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IQ - The Seventh House  CD (album) cover

THE SEVENTH HOUSE

IQ

 

Neo-Prog

4.04 | 449 ratings

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ScorchedFirth
3 stars (7/10)

After the magnum opus of "Subterranea" in 1995, and a 1998 re-recording of early material ("Seven Stories Into 98"), IQ entered the new millennium in the year 2000 with "The Seventh House". This album sees IQ further modernising their sound, though it is probably closer in sound to "Ever" than "Subterranea". Out of IQ's impressive catalogue, I've never quite got into this one as much. It's still decent, there are some good moments, and it is fairly consistent. However, compare "The Seventh House" to the album that preceded it ("Subterranea") and the album that followed it ("Dark Matter"), and it pales a little in comparison.

The music is a bit lighter than on "Subterranea". The songs are more accessible, but still undeniably proggy, and I can understand those who enjoy this album more than I do. IQ's signature sound is still stamped unmistakably on this album, though a few modern twist are thrown in (eg the percussion in "Shooting Angels"). One thing that I should definitely note is that there are moments on this record where Peter Nicholls voice is truly stunning. By this album, he had developed such control over his voice that I could barely believe it. Just listen to "Erosion" or "Guiding Light". The emotive purity of his voice really shines on these two songs. "Guiding Light" in particular I would single out; Peter Nicholls really bring the lyrics to life here. Mike Holmes, likewise, has some very memorable moments on the guitar scattered throughout the album, I just wish there were more.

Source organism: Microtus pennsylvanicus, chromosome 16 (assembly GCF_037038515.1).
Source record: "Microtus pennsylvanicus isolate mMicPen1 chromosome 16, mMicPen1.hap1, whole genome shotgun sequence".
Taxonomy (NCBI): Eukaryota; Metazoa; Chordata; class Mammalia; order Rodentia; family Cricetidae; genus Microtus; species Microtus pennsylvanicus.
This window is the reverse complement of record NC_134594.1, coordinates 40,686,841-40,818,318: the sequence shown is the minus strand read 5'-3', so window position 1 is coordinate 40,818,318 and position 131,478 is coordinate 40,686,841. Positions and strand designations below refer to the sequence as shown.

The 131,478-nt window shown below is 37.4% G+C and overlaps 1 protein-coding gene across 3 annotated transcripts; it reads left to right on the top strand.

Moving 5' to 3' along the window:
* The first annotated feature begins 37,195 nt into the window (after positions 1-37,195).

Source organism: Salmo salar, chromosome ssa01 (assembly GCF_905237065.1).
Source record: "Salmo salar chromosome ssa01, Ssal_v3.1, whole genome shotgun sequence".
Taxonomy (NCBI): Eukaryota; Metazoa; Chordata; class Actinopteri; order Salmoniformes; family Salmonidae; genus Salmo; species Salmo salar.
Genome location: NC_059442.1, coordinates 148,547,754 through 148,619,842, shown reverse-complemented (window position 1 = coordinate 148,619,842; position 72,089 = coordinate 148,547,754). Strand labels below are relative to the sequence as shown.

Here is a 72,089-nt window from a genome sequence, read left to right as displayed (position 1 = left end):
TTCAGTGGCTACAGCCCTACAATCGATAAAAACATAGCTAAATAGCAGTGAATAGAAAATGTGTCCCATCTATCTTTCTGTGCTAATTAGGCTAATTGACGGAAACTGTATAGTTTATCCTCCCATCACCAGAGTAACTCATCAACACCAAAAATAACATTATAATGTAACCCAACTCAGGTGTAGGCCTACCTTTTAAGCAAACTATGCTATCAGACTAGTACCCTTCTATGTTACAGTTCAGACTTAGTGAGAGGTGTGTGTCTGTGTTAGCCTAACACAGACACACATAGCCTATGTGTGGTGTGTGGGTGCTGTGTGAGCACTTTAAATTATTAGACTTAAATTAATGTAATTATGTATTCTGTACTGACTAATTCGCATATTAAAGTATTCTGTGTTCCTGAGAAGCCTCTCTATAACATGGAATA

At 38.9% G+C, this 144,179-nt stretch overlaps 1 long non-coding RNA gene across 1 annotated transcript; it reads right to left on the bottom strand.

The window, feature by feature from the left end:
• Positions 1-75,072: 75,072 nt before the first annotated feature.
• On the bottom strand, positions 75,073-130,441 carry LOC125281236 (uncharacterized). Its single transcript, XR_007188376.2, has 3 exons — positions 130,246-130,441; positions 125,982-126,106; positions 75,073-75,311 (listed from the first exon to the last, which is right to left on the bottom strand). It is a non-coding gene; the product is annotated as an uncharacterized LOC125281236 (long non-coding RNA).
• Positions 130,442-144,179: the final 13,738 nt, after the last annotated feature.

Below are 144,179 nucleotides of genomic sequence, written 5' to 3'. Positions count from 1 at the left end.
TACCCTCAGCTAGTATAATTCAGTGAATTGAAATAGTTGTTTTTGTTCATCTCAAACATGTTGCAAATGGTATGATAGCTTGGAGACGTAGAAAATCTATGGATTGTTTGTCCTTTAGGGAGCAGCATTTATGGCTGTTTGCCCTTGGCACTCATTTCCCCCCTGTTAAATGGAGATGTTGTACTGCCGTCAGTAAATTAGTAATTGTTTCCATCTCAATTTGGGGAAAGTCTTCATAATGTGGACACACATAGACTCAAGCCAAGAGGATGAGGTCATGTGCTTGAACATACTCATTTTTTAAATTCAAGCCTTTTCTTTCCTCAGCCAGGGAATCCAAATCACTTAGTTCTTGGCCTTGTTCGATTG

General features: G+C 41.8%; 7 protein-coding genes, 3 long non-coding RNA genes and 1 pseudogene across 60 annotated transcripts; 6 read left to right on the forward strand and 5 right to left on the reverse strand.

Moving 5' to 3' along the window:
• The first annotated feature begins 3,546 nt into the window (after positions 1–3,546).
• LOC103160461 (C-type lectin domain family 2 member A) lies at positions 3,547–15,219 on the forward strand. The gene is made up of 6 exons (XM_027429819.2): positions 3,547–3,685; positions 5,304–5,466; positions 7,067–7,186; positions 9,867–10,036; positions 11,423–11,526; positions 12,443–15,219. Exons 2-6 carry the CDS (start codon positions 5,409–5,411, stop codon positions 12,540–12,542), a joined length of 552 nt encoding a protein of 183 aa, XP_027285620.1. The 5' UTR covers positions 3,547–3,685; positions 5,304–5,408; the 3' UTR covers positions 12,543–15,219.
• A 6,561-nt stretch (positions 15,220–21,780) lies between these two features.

In addition to playing guitar, Mike Holmes also produced the album. This is the first one where I would say he did an especially good job, and the production values (as with many things) of IQ continue to improve to this day. Mike Holmes has always understood how to blend sounds together (on guitar and production-wise) in a subtle way when necessary, and how to be more explosive in other instances. This is probably why he does such a good job, and it helps give the shorter tracks depth they otherwise would not have had.

By comparison "The Wrong Side Of Weird", though building through some quite big sections, doesn't really strike me in quite the same immediate way. It doesn't have quite the same power of previous long IQ songs. There is still plenty to enjoy in the long songs though. John Jowitt plays some really good bass for one, and for another there is a quite epic feeling to the longer songs. The title track of "The Seventh House" is a definite winner, with a fittingly large sounding finale.

There are some really catchy sections on all of these songs, some misses, but mostly pleasing. So a good album indeed. I give it 3, nearly 4 stars. In fact I don't really have anything especially bad to say about it, except that it doesn't quite reach the same dizzy heights of other IQ releases. I can recommend this to someone interested in IQ who hasn't heard it yet. Just make sure to check out the more important albums first.

ScorchedFirth | 3/5 |

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